Press release, 7 October 2020
Print version (PDF)
Professor Spengel, you were instrumental in uncovering the cum-ex and cum-cum deals. How did the illegal doings come to light?
Individual cases of Cum-Ex transactions were first taken up by tax authorities in 2010/
In the media, the damage to the German fiscal budget is estimated at 10 billion euros. Does this figure correspond to your estimates?
Nobody knows exactly how high the tax loss is. However, I received data from the German stock exchange Deutsche Börse for the Bundestag's investigative committee for the years 2005 to 2011 and evaluated it with employees. Based on this data, we calculate with 7.2 billion euros in unjustifiably refunded taxes. However, that is the absolute lower limit – because the data was highly aggregated and is only available from 2005 onwards. For the Cum-Cum deals, I also expect a tax loss of 25 billion euros. All in all, we are thus talking about a minimum loss of more than 30 billion euros.
According to a FAZ article from 10 September 2020, only 1.1 billion euros had been reclaimed by the end of 2019. Do you expect that the entire damage will eventually be paid back?
Since it is possible to skim off assets from the parties involved under criminal law, it is quite possible to recover a great deal of money here. This is also because the public prosecutor's office has clear knowledge of the culprits from its investigations. Several banks are affected, including federal state banks. In order to restore as much as possible of the damage done with Cum-Cum deals, the tax authorities must become active and change tax statements in suspicious cases immediately and reverse tax refunds. Only in that way the limitation period can be stopped.
How long do the authorities theoretically have until a Cum-Ex case falls under the statute of limitations?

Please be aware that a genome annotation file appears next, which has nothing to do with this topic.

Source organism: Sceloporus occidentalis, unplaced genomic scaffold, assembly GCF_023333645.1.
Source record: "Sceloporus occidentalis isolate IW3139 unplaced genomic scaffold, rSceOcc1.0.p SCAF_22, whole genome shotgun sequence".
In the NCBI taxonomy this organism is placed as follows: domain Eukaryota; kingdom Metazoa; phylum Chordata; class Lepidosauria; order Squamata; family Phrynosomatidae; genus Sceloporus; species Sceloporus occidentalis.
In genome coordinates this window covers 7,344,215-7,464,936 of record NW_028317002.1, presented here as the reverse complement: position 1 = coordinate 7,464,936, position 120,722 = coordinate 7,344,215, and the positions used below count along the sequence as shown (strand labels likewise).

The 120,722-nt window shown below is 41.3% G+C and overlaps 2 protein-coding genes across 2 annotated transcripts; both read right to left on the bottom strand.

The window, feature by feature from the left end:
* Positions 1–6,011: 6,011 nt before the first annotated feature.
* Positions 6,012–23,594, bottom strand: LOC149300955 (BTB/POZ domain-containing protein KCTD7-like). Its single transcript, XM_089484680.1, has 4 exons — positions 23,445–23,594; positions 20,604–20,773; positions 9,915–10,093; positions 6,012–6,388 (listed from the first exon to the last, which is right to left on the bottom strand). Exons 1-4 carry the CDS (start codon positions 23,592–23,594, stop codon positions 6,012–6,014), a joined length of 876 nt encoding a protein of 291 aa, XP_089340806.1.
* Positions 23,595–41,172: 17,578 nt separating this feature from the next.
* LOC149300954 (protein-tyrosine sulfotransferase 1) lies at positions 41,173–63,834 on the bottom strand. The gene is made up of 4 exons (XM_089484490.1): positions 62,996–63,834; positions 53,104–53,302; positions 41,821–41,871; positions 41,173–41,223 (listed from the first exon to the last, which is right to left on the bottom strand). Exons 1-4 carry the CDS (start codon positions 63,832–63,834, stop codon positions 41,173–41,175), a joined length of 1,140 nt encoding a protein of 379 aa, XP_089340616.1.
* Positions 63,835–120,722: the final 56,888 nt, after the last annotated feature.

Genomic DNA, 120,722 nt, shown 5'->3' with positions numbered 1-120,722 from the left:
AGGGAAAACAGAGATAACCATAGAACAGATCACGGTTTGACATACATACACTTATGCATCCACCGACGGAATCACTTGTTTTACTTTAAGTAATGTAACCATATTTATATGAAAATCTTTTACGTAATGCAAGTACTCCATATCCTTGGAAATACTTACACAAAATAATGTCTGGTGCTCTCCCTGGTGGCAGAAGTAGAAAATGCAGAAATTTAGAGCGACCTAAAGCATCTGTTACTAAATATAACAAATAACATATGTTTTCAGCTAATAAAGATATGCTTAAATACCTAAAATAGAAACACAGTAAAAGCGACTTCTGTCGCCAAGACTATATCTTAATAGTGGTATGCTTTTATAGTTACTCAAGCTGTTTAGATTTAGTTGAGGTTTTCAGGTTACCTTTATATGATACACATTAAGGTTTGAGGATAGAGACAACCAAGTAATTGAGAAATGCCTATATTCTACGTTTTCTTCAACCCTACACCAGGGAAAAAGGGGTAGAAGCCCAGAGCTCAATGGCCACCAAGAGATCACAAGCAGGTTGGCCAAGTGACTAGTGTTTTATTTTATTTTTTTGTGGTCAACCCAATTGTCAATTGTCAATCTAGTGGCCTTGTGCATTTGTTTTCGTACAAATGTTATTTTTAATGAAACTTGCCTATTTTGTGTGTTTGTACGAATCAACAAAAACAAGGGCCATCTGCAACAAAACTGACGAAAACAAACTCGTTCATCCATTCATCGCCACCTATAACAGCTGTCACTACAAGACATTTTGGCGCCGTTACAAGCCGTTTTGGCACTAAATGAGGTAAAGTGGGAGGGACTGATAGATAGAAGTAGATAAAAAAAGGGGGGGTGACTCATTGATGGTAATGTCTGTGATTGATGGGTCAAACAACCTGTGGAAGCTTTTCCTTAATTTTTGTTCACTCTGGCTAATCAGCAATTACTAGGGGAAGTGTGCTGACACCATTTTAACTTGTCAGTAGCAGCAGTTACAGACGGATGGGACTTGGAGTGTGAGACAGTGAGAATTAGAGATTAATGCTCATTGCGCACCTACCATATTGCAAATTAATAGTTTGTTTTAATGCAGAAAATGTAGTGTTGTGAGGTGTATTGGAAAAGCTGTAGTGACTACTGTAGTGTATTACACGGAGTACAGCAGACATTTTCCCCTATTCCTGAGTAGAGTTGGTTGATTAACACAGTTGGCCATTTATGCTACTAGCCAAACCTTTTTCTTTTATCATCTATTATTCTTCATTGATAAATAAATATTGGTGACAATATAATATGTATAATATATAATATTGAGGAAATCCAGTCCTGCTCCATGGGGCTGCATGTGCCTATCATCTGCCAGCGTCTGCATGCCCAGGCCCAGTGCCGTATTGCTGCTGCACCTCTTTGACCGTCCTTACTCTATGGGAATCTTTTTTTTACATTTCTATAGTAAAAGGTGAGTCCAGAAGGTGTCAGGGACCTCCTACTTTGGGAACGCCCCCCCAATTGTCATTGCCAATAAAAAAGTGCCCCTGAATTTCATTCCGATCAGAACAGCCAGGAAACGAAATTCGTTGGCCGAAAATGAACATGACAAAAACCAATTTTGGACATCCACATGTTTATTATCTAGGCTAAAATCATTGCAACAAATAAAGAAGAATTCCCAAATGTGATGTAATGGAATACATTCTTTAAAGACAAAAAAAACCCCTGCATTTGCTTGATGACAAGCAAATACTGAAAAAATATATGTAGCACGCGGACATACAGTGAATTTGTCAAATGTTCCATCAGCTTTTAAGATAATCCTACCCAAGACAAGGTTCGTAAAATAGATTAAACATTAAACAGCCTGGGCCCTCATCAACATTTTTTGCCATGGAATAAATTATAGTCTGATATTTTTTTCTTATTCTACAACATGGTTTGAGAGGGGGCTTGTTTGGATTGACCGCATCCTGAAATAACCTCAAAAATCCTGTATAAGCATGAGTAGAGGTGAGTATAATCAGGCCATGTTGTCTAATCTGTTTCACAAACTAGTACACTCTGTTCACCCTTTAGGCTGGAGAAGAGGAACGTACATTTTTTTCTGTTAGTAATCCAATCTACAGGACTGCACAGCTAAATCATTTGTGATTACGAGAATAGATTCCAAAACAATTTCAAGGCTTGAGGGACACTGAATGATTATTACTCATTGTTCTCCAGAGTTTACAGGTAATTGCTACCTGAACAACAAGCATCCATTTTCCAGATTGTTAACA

Until now, it has been open and controversial when tax offences fall under the statute of limitations under criminal law. However, a huge problem arises from the second Corona Tax Aid Act. In addition to the temporary reduction of the sales tax rate from 19 to 16 percent, it also includes a change to the statute of limitations for tax offences. According to this, the criminal statute of limitations here will be 25 years in the future – for all cases that had not yet fallen under the statute of limitations for tax purposes by 1 July 2020. However, most of the cum-ex deals took place between 2006 and 2009. If the tax statements had not been changed, they would now fall under the statute and could no longer be prosecuted. This would cost the German government billions.
In your current statement for the Bundestag's Finance Committee, you assume that Cum-Ex transactions are still possible and take place. What had to be changed on fiscal and legal level to prevent this in the future?
The fundamental problem is that we have a decentralized financial administration in Germany. Taxes are paid to the tax office, i.e. to a state authority. However, tax refunds are made by the Central Federal Tax Office in Bonn, a federal authority. To date, there are no figures on how much capital income tax is collected and how high the refunds are. A sensible digitalization of processes – i.e. the linking of tax withholding, payment, and certification – could not only close this knowledge gap, but also prevent multiple refunds. This also means that state and federal authorities must be linked to each other so that the entire process is handled by a single authority.